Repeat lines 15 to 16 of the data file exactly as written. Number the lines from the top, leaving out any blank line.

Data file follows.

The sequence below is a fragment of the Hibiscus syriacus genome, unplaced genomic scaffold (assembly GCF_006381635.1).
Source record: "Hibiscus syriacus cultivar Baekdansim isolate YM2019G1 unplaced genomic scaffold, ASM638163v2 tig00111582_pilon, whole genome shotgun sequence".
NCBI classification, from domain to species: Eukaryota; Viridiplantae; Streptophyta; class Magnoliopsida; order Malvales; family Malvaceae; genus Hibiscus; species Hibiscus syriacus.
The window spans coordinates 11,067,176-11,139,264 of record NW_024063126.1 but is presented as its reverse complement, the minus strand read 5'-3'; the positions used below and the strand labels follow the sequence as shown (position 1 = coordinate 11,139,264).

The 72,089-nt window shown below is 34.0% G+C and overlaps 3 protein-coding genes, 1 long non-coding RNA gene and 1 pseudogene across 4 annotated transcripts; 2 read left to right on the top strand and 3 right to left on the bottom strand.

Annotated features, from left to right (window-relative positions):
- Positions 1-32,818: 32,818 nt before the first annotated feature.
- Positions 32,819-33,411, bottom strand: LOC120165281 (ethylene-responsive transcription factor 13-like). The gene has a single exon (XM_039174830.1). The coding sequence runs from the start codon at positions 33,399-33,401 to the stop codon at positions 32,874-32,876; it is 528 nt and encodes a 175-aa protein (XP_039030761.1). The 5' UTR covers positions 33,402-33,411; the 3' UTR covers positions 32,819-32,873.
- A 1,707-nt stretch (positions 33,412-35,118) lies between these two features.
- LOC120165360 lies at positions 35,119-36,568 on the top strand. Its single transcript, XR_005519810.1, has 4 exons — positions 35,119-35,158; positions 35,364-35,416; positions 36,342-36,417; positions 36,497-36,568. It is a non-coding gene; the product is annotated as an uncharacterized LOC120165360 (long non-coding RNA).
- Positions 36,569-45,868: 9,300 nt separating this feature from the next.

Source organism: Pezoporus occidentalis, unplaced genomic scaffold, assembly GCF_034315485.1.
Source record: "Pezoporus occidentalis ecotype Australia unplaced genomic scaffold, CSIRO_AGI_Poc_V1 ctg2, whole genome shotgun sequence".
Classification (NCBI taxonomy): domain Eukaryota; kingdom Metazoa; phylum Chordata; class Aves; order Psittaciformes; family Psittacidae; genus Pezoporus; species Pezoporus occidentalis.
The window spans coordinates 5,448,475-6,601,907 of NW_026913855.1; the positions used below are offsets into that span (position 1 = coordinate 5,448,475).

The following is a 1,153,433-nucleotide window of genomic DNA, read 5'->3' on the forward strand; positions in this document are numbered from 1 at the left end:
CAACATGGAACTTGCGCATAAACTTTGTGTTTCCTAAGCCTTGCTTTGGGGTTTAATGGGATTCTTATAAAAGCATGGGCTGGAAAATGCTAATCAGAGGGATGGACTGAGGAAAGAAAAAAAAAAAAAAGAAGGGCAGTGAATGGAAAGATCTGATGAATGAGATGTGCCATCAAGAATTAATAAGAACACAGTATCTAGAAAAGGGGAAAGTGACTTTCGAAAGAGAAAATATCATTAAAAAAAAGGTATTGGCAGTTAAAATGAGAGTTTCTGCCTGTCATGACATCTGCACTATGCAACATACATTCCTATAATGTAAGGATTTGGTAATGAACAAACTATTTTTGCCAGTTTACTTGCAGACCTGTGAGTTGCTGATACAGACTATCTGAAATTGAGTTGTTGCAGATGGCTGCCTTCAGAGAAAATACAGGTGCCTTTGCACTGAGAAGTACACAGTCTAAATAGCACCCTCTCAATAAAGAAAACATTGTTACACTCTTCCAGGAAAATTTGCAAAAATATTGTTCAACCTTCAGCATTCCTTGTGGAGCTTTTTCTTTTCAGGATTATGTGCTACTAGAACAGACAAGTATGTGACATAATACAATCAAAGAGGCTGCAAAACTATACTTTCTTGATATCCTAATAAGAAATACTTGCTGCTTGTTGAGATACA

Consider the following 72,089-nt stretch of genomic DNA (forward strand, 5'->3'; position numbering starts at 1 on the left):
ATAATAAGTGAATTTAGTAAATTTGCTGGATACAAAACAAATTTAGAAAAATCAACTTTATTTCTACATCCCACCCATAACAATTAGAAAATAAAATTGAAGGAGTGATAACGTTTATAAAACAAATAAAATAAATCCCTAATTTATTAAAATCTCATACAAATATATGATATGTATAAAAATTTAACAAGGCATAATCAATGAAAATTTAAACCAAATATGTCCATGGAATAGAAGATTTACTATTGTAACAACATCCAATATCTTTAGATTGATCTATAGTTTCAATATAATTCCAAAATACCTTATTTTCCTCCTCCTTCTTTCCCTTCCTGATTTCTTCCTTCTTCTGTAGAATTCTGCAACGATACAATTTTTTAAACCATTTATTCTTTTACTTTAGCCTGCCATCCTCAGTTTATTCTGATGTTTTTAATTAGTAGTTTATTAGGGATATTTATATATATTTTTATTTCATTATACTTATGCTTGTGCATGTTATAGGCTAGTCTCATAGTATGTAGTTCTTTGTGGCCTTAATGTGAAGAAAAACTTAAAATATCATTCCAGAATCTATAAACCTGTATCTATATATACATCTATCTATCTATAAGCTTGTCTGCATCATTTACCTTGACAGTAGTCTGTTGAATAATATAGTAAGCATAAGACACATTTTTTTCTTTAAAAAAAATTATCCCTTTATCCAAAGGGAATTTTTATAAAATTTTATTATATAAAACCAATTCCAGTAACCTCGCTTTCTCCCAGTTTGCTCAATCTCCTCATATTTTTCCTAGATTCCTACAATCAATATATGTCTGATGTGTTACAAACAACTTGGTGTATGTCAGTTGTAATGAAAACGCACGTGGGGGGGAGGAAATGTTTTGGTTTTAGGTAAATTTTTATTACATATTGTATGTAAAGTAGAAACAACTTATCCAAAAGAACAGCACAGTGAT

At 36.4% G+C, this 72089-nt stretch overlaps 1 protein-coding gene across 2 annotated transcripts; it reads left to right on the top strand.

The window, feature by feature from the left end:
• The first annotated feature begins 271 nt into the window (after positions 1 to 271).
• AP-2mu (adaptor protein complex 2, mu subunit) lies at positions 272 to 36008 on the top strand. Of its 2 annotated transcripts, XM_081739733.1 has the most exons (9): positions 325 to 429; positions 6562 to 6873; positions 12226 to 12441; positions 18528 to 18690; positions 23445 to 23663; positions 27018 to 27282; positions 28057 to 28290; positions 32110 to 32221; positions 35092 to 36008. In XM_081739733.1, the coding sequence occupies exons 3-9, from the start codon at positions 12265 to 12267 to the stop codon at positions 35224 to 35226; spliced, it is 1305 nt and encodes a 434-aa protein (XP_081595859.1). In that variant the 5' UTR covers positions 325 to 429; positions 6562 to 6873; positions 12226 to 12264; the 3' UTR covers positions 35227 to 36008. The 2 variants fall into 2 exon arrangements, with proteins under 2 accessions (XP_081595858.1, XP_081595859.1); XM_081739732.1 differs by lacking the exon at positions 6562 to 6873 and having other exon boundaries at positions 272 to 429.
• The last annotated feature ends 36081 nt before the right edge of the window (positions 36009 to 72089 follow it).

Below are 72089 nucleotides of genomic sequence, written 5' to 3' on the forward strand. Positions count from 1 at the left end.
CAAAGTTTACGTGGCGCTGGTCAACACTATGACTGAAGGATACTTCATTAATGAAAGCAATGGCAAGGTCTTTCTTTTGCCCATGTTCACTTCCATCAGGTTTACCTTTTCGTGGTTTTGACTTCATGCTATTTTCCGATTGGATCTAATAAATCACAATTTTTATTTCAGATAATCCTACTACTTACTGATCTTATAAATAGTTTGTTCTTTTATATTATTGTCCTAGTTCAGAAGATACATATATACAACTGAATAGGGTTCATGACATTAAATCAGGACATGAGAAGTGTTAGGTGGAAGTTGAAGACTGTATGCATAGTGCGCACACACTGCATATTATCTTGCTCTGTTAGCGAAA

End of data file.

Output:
The window spans coordinates 5,448,475-6,601,907 of NW_026913855.1; the positions used below are offsets into that span (position 1 = coordinate 5,448,475).

The following is a 1,153,433-nucleotide window of genomic DNA, read 5'->3' on the forward strand; positions in this document are numbered from 1 at the left end: